By Denna Bowman
England’s roads are blighted by an average of one pothole for every 120 yards of road, according to a shocking new survey.
The craters are costing motorists who suffer damage to their car tyres or other parts of the vehicle a small fortune to replace their ruined tyres and repair their cars.
Yet it would take a staggering £8.5 billion and 13 years to put England’s roads properly in order, according to the Asphalt Industry Alliance (AIA), which represents the road building industry.
While in Wales they would have to wait for 15.6 years to clear the pothole backlog on their roads.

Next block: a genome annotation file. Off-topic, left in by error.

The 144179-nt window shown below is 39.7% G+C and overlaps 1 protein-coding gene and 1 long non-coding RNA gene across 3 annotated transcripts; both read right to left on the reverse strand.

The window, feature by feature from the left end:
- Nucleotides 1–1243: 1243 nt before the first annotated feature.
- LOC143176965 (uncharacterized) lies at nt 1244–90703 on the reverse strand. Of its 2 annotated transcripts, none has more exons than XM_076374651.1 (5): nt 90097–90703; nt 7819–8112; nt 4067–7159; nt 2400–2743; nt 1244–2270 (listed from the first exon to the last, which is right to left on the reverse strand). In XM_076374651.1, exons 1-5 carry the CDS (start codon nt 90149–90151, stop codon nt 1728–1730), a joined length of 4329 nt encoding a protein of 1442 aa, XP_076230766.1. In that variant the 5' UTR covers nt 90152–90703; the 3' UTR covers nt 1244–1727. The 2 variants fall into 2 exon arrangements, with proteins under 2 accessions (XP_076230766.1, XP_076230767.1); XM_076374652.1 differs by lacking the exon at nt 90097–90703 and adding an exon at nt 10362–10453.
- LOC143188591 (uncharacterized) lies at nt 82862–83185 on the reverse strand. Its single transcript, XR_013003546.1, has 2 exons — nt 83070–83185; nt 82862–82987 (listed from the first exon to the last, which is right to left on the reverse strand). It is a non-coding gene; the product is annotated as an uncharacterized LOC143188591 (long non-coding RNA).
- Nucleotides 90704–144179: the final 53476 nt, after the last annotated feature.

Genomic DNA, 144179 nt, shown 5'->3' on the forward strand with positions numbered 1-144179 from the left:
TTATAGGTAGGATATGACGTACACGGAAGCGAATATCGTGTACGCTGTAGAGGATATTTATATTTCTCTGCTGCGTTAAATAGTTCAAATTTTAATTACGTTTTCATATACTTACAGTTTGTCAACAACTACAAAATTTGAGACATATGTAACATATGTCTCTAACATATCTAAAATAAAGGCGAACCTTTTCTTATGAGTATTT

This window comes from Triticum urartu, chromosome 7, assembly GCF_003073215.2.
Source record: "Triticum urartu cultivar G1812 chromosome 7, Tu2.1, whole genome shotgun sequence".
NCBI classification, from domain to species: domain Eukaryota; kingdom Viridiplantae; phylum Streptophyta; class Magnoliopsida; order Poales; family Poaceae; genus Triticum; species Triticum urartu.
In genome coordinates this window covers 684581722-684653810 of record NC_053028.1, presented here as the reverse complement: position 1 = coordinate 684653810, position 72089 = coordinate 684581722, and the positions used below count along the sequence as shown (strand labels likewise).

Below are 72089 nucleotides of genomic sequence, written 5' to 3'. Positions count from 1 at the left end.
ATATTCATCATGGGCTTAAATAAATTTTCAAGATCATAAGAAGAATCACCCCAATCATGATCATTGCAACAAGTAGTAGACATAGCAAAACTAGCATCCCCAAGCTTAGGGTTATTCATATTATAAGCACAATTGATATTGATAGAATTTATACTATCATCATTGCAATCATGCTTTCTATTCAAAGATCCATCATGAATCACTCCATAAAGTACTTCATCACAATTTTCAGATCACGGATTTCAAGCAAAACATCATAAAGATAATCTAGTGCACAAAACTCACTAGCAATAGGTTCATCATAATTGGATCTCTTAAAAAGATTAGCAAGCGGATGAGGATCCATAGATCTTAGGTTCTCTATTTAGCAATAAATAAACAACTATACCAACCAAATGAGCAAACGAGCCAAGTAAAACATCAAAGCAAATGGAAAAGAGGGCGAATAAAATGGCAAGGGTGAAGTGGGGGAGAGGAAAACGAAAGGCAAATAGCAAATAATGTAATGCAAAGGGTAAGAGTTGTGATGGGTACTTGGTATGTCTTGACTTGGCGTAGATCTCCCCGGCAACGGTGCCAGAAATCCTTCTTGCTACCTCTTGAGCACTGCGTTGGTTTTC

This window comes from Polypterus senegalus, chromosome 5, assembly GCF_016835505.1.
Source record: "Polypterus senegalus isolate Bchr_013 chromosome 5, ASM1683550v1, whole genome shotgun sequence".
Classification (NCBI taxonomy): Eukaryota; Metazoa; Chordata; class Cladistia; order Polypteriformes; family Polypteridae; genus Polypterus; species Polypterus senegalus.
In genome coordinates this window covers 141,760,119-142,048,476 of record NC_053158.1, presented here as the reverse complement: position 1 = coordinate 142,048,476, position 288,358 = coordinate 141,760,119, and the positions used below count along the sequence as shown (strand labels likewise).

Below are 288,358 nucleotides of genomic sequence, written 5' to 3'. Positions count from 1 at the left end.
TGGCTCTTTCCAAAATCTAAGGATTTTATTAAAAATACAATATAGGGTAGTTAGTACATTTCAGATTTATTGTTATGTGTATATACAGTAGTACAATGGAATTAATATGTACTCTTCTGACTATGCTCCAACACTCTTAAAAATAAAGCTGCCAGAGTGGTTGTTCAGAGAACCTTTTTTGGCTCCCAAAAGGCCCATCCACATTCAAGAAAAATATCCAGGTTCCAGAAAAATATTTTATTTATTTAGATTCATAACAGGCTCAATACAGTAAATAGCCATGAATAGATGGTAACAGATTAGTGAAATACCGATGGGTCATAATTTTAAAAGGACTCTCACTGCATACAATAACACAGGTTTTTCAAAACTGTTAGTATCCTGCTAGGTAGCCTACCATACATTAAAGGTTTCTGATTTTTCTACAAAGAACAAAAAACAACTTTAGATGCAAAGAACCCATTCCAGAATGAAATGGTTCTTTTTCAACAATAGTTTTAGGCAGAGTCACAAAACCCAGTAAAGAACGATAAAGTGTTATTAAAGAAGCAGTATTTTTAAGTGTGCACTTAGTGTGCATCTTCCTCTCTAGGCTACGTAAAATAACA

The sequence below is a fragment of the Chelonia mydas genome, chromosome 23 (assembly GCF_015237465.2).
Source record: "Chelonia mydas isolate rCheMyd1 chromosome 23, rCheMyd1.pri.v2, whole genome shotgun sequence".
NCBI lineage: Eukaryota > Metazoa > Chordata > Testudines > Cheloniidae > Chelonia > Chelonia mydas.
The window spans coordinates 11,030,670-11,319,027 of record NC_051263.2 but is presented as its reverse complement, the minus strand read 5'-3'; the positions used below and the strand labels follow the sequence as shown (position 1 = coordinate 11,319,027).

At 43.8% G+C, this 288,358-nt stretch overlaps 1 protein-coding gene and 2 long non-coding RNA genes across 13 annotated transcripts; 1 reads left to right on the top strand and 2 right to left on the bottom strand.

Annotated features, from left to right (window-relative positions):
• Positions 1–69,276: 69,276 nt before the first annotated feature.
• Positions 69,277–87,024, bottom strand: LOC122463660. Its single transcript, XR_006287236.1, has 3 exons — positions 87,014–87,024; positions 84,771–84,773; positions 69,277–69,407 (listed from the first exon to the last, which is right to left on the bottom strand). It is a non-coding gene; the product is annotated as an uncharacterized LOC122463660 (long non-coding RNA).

Mike Linley, chairman of the AIA, said: “Free-flowing traffic on unobstructed roads is the most environmentally friendly and the safest. Yet with a road opening or pothole every 120 yards, free-flowing traffic seems like an impossible dream.”
The bitter winter weather has played a large part in driving up the number of potholes by 30 per cent in the past year. However, repeated utility works and council cash shortages also share part of the blame.
The nearly two million deep trenches dug into roads for utility and other works reduce the lifespan of the roads and often lead to potholes, according to the AIA.
The number of trenches in each English local authority area averaged 13,212, while the figure for Wales was 4,613.
The average cost to fill one pothole is £65, meaning it would cost £47 million per local authority to clear the problem.